Thursday, 28 February 2013

UN Women Co-Sponsored Events during the 57th Session of the Commission on the Status of Women, 4 – 15 March 2013

There's a headline that ought to get the blog readership into the millions: egotistic local theatre critic gives opinion on international talking shop's forum. And being the kind of person who doesn't do politics - in the sense that I regard even the most selfish MSP as being unutterably corrupted merely by their proximity to power, this really will be something...

However, the 57th session of the Commission on the Status of Women (CSW57) will meet at the UN Headquarters in New York from 4 to 15 March 2013, with the priority theme: “Elimination and prevention of all forms of violence against women and girls.”  

My interest inevitably comes about because there has been a raft of performances that explore feminism in the past year - and old favourite festival Ladyfest is popping up this month in Glasgow. 

The press release starts off with some statistics which give me nightmares. 

"It is estimated that up to seven in ten women globally will be beaten, raped, abused, or mutilated in their lifetimes.Violence against women is universal, and is prevalent in all countries and all settings. A gross human rights violation, it fractures families and communities and hampers development, also costing countries billions of dollars annually in healthcare costs and lost productivity."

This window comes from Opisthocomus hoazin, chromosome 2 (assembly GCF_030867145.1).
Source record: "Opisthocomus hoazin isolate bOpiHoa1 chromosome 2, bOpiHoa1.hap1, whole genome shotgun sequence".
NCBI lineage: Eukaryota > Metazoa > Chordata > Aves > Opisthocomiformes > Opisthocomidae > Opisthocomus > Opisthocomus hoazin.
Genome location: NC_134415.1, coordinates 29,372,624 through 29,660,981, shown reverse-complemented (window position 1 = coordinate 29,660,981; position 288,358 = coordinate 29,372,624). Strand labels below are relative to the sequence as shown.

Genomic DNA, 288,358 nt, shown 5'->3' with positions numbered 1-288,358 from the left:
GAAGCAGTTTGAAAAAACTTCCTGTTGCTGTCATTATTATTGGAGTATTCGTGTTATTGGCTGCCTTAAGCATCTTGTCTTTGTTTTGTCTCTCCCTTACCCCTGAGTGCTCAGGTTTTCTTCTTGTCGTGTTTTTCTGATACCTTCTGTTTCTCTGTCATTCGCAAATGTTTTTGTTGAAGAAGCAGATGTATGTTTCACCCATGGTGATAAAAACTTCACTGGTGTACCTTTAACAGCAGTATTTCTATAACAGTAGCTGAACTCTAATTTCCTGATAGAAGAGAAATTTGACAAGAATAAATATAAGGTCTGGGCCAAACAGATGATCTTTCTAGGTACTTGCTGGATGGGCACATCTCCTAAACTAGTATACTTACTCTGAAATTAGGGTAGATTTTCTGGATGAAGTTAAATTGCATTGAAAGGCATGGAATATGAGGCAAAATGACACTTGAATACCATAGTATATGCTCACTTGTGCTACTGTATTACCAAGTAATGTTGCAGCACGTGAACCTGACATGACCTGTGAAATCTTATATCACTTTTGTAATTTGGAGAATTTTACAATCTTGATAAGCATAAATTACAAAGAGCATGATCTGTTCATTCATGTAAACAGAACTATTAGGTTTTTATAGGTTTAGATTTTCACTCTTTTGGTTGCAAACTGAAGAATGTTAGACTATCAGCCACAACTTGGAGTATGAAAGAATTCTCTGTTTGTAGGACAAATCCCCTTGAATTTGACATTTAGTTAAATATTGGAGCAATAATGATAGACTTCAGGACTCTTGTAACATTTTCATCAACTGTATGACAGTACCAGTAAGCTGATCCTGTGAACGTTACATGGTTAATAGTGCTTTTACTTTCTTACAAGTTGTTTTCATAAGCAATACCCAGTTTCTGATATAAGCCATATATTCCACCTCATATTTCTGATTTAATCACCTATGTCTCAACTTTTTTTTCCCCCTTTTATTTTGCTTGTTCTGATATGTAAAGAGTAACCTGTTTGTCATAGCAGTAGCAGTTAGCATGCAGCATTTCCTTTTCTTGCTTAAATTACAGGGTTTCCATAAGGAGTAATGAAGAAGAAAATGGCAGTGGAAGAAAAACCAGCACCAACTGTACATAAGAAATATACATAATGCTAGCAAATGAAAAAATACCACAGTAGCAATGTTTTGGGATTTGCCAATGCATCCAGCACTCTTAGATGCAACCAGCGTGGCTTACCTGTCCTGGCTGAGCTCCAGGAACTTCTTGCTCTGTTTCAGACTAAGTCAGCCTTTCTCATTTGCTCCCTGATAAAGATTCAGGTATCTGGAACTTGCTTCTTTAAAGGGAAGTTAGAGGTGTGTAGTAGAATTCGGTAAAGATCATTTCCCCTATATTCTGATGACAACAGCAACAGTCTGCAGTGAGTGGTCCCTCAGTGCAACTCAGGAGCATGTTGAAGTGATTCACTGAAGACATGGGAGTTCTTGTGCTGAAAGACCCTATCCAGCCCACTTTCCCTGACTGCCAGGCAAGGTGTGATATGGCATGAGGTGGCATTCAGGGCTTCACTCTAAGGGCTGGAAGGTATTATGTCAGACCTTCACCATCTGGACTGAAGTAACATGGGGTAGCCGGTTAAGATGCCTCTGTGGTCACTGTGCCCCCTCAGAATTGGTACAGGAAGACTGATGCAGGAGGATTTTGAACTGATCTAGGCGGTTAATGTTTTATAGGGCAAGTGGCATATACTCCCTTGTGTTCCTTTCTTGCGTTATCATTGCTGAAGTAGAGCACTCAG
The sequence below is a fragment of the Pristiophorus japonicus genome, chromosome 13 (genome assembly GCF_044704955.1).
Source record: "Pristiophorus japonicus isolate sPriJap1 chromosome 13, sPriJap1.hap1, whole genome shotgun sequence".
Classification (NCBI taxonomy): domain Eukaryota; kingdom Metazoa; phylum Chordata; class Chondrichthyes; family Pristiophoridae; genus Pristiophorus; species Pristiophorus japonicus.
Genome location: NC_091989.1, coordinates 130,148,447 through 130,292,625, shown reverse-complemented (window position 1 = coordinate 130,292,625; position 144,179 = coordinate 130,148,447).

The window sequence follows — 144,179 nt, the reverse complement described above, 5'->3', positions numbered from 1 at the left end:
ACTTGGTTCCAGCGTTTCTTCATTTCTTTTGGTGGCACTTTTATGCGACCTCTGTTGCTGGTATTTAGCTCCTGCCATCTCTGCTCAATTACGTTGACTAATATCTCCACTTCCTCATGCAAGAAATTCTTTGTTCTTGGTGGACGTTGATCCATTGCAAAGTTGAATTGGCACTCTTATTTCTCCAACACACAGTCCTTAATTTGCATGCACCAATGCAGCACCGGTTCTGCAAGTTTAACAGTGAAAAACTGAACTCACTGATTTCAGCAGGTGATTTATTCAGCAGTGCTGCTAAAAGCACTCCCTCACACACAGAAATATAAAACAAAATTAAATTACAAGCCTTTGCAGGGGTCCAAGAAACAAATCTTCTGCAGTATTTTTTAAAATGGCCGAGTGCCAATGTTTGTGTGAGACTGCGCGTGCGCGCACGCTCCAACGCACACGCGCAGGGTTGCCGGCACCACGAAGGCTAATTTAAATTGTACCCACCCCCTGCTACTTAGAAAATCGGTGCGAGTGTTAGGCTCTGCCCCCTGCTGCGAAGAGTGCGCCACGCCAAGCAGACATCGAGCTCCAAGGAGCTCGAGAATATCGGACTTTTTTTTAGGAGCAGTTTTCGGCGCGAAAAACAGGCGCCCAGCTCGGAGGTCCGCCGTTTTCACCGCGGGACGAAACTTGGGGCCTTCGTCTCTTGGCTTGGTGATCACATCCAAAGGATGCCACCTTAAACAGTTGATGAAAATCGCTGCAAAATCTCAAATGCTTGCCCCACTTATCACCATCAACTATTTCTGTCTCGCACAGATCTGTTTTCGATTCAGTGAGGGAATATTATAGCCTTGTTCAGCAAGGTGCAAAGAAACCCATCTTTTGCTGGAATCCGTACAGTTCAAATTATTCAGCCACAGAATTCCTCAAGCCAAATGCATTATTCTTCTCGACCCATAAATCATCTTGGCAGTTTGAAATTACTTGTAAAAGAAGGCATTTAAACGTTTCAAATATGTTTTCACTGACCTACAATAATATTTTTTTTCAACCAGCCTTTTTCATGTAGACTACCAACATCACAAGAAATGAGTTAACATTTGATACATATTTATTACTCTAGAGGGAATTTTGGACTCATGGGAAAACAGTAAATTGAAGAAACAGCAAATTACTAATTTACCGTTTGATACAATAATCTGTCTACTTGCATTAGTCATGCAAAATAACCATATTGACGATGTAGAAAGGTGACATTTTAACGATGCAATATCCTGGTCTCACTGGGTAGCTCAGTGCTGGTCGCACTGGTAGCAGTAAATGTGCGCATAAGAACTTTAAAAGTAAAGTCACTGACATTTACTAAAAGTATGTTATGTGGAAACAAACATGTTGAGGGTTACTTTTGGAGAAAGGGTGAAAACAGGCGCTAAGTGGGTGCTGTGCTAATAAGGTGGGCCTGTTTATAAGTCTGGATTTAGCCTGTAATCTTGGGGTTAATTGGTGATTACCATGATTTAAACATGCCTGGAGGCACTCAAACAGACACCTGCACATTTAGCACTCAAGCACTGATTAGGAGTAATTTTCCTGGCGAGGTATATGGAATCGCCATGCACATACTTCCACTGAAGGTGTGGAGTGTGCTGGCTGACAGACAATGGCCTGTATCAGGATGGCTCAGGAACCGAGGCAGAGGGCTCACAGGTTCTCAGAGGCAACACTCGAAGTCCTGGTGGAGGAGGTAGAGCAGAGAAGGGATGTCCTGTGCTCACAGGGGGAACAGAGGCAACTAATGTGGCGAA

Well, forgive me if I find the last fact less than compelling. Once a human right is being violated, I don't need to be told it ought to be fixed because of its impact on the global economy. In fact, if it costs more billions of dollars to fix, that would be okay. But onto the statistics that are shocking. 

"Even though more than 125 countries have specific laws that penalize domestic violence, a historic number, 603 million women still live in countries where domestic violence is still not a crime."

Scotland had an Act in 2011 that addressed this problem, providing the first statutory definition of domestic abuse (in the context of harassment interdicts, legal fact fans). But Rhoda Grant, the MSP who introduced the Bill, admitted that it was not enough - it fails to see domestic violence as part of systematic oppression.

"The UN Security Council now recognizes sexual violence as a deliberate tactic of war."